What originally drew you to Parker School?

“I came to Parker ten years ago as a parent, looking for a school for my oldest son, who was five at the time. I will never forget the day: It was bright and sunny, and the campus was absolutely gorgeous. I met Meg (Parker’s former Head), and she just had such enthusiasm for the school. She embodied this philosophy of empowering kids and putting them at the center of their learning. On our tour, I saw how excited and engaged the kids were. I was blown away by the passion and creativity of the teachers and the whole atmosphere of the school. I knew that it was a place I wanted to be. Needless to say, we decided to enroll my son in first grade. Once he was accepted, I promptly went to Meg with my resume and said, “Just hire me for anything; I’ll do anything.” She graciously told me that she did not have any positions available at the time, but I just kept pestering her. Finally, a few months into my son’s first year at Parker, I was hired as a very part-time reading specialist…and I’ve never looked back:)”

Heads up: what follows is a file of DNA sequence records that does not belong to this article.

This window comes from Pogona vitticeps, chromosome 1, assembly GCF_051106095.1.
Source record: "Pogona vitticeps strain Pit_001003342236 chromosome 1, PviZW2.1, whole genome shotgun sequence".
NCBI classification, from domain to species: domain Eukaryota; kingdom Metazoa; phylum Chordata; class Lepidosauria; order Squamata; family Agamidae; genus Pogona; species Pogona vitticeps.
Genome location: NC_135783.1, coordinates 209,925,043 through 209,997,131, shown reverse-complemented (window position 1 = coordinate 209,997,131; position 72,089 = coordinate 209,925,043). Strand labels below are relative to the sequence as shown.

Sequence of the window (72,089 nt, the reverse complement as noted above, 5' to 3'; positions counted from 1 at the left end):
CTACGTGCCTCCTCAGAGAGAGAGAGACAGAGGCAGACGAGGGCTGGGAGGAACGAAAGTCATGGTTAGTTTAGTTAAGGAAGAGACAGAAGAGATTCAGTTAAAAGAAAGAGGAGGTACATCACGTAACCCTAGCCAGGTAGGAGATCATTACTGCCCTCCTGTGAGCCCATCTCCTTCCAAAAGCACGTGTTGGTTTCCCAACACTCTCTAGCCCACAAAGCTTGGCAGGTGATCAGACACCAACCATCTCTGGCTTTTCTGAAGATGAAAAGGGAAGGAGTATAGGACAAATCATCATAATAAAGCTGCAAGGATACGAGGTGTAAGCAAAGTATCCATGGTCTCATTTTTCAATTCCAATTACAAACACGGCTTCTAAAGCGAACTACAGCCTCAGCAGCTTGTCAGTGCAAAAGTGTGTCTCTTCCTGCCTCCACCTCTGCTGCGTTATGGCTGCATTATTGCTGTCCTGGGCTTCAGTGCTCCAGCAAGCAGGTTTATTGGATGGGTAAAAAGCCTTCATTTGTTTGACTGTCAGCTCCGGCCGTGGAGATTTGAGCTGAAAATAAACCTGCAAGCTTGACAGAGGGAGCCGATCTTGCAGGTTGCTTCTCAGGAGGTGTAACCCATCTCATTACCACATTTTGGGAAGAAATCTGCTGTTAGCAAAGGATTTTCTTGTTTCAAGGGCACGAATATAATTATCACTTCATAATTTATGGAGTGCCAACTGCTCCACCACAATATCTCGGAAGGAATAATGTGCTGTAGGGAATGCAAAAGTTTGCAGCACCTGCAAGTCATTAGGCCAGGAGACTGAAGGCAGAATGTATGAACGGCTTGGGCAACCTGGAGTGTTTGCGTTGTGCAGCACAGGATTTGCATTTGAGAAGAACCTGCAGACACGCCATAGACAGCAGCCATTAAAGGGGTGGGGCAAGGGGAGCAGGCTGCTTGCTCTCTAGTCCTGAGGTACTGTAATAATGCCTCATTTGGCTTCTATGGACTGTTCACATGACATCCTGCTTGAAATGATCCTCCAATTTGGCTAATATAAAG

What do you like about teaching at Parker?

“One of my favorite things about working at Parker is being surrounded by so many thoughtful, engaged, and creative teachers. I am constantly inspired every day by what our teachers are doing in their classrooms. As a school, Parker creates a culture of growth for both the kids and the adults who work here. Teachers are empowered to grow and learn and become better educators, and their growth trickles down to encouraging that in their students. Every teacher here is constantly dedicated to learning, growing, becoming better teachers, and finding new ways to do things, and I am constantly in awe of them.